Saturday, August 6, 2011


(Sorry Gang! I lost the formatting war with this post...)

Dick Van Dyke as Bert

The other day I found myself thinking about Bert (Dick Van Dyke), the happy-go lucky, charismatic chimney sweep from the film Mary Poppins.

Bert considers himself rather lucky. As an early 20th century working man, immersed in the products of combustion (namely soot) with (supposedly) better hygienic practices than his 18th and 19th century chimney sweep counterparts, he probably is luckier than his professional forefathers were.

Doctor Pott, I presume.

In 1775 Percival Pott described the first malignant disease connected with a specific occupation. What, you ask, was this occupation? Chimney sweeping. And what was the occupational disease associated with it? Why, scrotal cancer!

Being a chimney sweep in 18th century London was a living hell, particularly for young boys drafted into profession. These boys were forced to crawl up the chimneys in order to clean them out. According to a fabulous article, A Brief History Of Scrotal Cancer, 17th and 18th century chimneys were narrow and crooked. You couldn’t get the cleaning equipment through the steeply angled 9x14” spaces. So what to do? Send a boy up there, of course… naked!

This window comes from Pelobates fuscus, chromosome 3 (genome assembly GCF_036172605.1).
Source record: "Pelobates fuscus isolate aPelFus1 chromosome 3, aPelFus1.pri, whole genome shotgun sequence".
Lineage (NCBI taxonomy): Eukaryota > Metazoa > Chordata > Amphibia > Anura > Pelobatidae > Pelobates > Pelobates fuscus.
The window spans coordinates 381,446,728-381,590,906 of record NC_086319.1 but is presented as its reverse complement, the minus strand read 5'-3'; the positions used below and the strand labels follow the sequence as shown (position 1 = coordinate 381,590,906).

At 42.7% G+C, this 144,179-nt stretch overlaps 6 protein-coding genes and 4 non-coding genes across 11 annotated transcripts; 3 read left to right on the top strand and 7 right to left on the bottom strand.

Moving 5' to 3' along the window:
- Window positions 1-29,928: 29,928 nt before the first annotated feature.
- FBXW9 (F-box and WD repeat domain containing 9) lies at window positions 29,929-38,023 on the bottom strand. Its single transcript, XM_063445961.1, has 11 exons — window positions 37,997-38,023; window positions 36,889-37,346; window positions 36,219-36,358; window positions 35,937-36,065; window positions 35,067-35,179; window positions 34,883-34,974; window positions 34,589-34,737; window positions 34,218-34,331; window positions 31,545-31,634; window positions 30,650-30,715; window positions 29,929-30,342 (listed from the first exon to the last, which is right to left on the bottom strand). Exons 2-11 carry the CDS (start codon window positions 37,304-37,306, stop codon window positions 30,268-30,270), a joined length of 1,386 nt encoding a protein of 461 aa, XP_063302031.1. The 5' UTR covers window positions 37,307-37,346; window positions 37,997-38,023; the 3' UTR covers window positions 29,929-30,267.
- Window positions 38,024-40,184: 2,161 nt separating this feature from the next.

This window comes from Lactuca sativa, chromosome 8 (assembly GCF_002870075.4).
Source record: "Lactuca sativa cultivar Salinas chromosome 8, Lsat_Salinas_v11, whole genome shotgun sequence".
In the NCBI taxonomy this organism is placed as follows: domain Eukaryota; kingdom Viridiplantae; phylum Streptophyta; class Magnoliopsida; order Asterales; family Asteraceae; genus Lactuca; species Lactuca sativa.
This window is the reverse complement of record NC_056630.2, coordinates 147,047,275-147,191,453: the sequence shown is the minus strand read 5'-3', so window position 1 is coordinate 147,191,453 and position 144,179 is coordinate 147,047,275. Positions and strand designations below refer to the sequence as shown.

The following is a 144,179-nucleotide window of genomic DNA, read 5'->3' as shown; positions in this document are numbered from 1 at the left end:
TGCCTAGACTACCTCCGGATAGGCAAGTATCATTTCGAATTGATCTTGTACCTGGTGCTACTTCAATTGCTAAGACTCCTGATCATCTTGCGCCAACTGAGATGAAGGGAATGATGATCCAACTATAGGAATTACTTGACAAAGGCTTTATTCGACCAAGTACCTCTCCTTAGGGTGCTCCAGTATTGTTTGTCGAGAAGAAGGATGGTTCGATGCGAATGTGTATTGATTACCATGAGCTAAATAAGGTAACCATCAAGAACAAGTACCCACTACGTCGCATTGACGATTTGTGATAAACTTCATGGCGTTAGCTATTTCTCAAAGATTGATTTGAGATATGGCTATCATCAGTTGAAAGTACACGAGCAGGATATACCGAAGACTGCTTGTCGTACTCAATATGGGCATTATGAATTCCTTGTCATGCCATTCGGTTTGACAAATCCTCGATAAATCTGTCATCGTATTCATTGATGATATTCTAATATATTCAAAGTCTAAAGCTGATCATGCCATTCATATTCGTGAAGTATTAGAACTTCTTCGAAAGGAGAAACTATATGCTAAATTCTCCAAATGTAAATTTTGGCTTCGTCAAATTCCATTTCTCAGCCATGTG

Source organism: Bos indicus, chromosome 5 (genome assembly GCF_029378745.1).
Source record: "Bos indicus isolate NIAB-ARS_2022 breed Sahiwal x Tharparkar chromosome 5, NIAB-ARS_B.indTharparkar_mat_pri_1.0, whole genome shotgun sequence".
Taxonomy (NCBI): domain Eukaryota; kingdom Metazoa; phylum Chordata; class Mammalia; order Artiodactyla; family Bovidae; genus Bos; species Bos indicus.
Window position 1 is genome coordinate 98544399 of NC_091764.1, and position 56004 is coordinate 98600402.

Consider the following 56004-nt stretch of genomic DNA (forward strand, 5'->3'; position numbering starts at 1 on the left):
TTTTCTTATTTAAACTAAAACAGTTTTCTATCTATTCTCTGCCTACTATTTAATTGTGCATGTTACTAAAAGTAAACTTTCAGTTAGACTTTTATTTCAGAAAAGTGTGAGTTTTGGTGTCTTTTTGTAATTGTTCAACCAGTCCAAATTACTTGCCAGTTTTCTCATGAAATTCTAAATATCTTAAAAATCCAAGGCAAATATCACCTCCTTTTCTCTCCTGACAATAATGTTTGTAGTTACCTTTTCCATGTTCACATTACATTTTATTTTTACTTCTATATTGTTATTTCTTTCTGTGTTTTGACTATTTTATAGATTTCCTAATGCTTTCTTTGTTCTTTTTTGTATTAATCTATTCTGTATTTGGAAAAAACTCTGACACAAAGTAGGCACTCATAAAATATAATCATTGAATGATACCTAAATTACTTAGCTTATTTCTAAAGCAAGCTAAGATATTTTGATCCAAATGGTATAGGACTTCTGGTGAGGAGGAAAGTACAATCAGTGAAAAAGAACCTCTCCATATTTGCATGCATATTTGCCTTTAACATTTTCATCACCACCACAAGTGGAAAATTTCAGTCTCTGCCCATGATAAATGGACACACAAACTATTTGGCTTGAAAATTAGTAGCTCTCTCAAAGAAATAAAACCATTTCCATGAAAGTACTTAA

According to the article, many boys would get stuck in the chimney and suffocate from inhaling too much soot. Then they’d have to call a brick mason, to get the dead body of the child out. Sometimes these boys were sent into the chimney to put out fires!

If a boy survived his chimney adventures, eventually he’d grow to be too big to go up the chimney himself. In 1842 an Act was passed to keep boys out of chimneys, although the custom continued for another twenty years. Bert’s grandfather may have been one of the boys sent up the chimney.

What does a naked boy crawling in a chimney have to do with scrotal cancer? These kids were exposed everywhere to soot, smoke, and carcinogenic products of combustion.

Run away little Michael... run!


Carcinogens cause cancer by mutating cells or altering their metabolisms. There are all sorts of carcinogens - tobacco, some forms of salted fish, some hepatitis viruses, alcoholic drinks, cell phone radiation, coal and wood smoke, soot, etc. Sometimes it seems like everything is carcinogenic.

The soot-covered Bert shakes hands with the tobacco smoker.

Good luck will rub off! (Or be inhaled!)

Although cancer is a common event, it can be somewhat unpredictable. A person might be exposed to a carcinogen, their cells altered, and the cancer won’t show up until years later. Additionally, not everyone exposed to the carcinogen is guaranteed to develop cancer. Some people might be genetically predisposed to developing it, or a person might need to be exposed to the agent in a specific way. Other people might not develop tumors after the same type of exposure as someone who develops cancer.

Which of these men will develop lung or scrotal cancer?

Next time... the name the chimney sweeps gave this form of cancer, plus a description of 18th century treatment for this disease!

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